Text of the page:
I was recently reading a column in Barron’s by Randall W. Forsyth, where he wrote:
“History may be about to repeat, with the Fed about to belatedly tighten policy, just as the economy slows.”
Here’s another part:
“It was a lot more fun to be in your 20s in the ‘70s than to be in your 70s in the ‘20s… I don’t actually associate the 1970s with fun, but rather prices running ahead of my paycheck, or queuing in gasoline lies on odd or even days, of not having enough cash for the items in my shopping cart, and of living in Brooklyn because it was cheap long before it was chic.”
That really hit home for me, both figuratively and financially. Admittedly, back in the ‘70s, I wasn’t old enough to collect a paycheck. But I do remember the difficulties my single mother had with putting food on the table and gas in the station wagon.
At that time, she was working two jobs and doing everything she could to provide the bare necessities. Somehow, someway, she usually managed to have a little left over for some fun things as well, like enrolling me in the Boy Scouts.
It’s been over four decades since that level of inflation – and stagflation – reared its ugly head. So in many ways, those days are just distant memories.
But not in others. I can now fully grasp some of the struggles my mother encountered.
These days, I find myself cutting back on Starbucks (SBUX) lattes and other splurges.
That seems trivial, I know. And it is. But there are plenty of other financial corners we’re all cutting these days in order to afford actual living expenses – which just keep going up.
I’ve appreciated my mom’s efforts all those years ago for a very long time. But this new level of recognition makes me want to pay her back even more.
The same goes for all of you other hardworking parents and grandparents out there navigating these tough times. That’s why I’m providing this list of three exceptional dividend-growth stocks that should perform well in this environment.
Of course, I’m going to write about real estate investment trusts (REITs) since that’s my wheelhouse. Plus, there’s an added advantage I’ll tell you about later.
But first, remember that dividend-growth investing helps you combat inflation by growing your passive dividend income.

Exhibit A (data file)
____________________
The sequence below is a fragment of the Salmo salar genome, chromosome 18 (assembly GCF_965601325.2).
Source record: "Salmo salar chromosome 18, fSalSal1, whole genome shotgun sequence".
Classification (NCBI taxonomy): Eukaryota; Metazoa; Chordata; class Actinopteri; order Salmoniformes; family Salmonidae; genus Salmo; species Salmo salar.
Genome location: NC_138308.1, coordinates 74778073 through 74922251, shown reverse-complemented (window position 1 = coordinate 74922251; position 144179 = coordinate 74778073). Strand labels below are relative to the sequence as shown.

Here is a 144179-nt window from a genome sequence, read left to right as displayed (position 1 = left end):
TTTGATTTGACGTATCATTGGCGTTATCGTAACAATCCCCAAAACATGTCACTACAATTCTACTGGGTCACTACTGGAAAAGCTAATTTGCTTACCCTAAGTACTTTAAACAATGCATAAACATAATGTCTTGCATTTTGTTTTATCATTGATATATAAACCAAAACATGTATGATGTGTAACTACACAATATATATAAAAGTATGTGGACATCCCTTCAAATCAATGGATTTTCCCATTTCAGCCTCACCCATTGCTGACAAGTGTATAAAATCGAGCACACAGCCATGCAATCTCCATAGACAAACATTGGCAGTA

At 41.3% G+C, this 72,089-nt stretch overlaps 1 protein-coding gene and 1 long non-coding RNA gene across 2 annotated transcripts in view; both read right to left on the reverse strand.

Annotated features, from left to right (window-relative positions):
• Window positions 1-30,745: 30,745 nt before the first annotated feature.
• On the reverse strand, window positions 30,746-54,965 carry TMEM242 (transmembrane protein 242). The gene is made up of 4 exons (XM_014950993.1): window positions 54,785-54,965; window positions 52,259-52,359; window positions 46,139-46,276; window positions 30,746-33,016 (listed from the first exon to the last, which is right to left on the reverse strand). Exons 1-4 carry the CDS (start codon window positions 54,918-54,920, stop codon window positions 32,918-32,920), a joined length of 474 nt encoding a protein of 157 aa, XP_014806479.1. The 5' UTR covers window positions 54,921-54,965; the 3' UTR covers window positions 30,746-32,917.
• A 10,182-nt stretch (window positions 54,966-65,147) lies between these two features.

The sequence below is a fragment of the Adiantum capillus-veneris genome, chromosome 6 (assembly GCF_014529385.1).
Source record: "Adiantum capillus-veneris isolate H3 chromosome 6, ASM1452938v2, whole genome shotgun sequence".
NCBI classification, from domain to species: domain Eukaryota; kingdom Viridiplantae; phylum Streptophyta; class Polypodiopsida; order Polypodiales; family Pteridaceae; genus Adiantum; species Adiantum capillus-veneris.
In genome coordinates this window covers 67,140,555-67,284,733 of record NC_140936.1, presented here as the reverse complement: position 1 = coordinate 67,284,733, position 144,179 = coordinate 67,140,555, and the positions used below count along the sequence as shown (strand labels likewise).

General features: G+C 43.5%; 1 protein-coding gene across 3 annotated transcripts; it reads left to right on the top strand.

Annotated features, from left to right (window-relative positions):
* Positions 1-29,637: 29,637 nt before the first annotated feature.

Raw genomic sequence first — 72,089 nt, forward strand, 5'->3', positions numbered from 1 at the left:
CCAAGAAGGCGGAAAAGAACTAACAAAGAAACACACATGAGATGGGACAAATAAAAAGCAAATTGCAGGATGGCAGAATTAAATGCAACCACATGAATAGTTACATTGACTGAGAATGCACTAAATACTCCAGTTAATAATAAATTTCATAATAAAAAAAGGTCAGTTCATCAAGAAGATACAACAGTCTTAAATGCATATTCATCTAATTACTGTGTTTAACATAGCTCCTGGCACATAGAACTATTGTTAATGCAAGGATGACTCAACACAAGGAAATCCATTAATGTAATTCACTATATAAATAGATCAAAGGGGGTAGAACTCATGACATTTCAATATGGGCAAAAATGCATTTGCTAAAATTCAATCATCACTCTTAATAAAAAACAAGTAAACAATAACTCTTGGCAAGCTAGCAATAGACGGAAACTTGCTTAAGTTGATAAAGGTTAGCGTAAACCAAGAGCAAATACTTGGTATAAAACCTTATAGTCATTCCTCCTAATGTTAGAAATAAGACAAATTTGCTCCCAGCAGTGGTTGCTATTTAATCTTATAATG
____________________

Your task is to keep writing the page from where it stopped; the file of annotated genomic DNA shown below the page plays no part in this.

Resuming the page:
Inflation on the surface isn’t automatically bad, believe it or not. It can simply be a sign of the rising costs of goods and services.
And if you’re a company, these rising costs can fuel the growth that also drive dividends.
Let’s test the theory with Starbucks…
Starbucks had 53 locations in 1992 when it went public at $17 per share. But let’s skip ahead about a decade.
The price of my favorite drink, a grande cafe latte, was just $2.85 in 2001.
Starbucks was then trading at around $5, and adjusted earnings in that year were $0.14 per share.
These days, the very same latte sells for $4.25, a 49% increase over 2001… and the very essence of inflation.
Yet Starbucks’ revenue and profits also went up, as has its dividend. As seen below, it wasn’t paying any such thing until 2010. But over the last decade or so, the company has grown its dividend by 30% CAGR.
Even over the last four years – including through a global pandemic – it’s grown its dividend by around 15% CAGR.
So how about the kind of companies that are often its landlords? To see how that works, let’s move over to REITs to see how they fare.
We’ll use the made-up XYZ Net-Lease REIT, which owns a portfolio of properties leased to Starbucks. As such, that tenant is responsible for paying all the “triple-net” costs, which include taxes, insurance, and maintenance costs.
Snow removal… sweeping… trash removal… property taxes… insurance: They’re all paid by Starbucks in this scenario.
One common misconception with net-lease REITs is that they can’t keep up with inflation. However, that’s just a myth.
They have annual built-in rent escalators of 1.5%-2% per year. And they also have longer-duration debt, so they can essentially lock in their investment spreads.
Besides, remember growth has its advantages for REITs…
Today, Starbucks – which has around 9,000 company stores and 6,500 licensed stores – has a fairly mature business model. So it has to create growth through operations and brand-extension strategies.